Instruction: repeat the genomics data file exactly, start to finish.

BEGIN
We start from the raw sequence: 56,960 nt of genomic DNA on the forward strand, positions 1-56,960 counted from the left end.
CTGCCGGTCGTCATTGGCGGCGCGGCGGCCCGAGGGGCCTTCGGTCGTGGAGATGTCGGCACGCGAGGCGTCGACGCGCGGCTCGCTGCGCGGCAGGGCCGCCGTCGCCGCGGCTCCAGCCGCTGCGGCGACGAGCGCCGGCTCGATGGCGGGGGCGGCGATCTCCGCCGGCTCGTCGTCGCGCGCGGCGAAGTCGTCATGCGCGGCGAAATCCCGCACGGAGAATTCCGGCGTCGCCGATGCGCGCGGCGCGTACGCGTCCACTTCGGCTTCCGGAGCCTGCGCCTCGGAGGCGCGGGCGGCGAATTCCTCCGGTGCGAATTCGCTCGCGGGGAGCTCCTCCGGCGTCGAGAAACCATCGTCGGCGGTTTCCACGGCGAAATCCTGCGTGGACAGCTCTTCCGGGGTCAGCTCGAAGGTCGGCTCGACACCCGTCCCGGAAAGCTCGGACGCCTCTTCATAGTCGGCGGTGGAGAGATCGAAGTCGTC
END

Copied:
We start from the raw sequence: 56,960 nt of genomic DNA on the forward strand, positions 1-56,960 counted from the left end.
CTGCCGGTCGTCATTGGCGGCGCGGCGGCCCGAGGGGCCTTCGGTCGTGGAGATGTCGGCACGCGAGGCGTCGACGCGCGGCTCGCTGCGCGGCAGGGCCGCCGTCGCCGCGGCTCCAGCCGCTGCGGCGACGAGCGCCGGCTCGATGGCGGGGGCGGCGATCTCCGCCGGCTCGTCGTCGCGCGCGGCGAAGTCGTCATGCGCGGCGAAATCCCGCACGGAGAATTCCGGCGTCGCCGATGCGCGCGGCGCGTACGCGTCCACTTCGGCTTCCGGAGCCTGCGCCTCGGAGGCGCGGGCGGCGAATTCCTCCGGTGCGAATTCGCTCGCGGGGAGCTCCTCCGGCGTCGAGAAACCATCGTCGGCGGTTTCCACGGCGAAATCCTGCGTGGACAGCTCTTCCGGGGTCAGCTCGAAGGTCGGCTCGACACCCGTCCCGGAAAGCTCGGACGCCTCTTCATAGTCGGCGGTGGAGAGATCGAAGTCGTC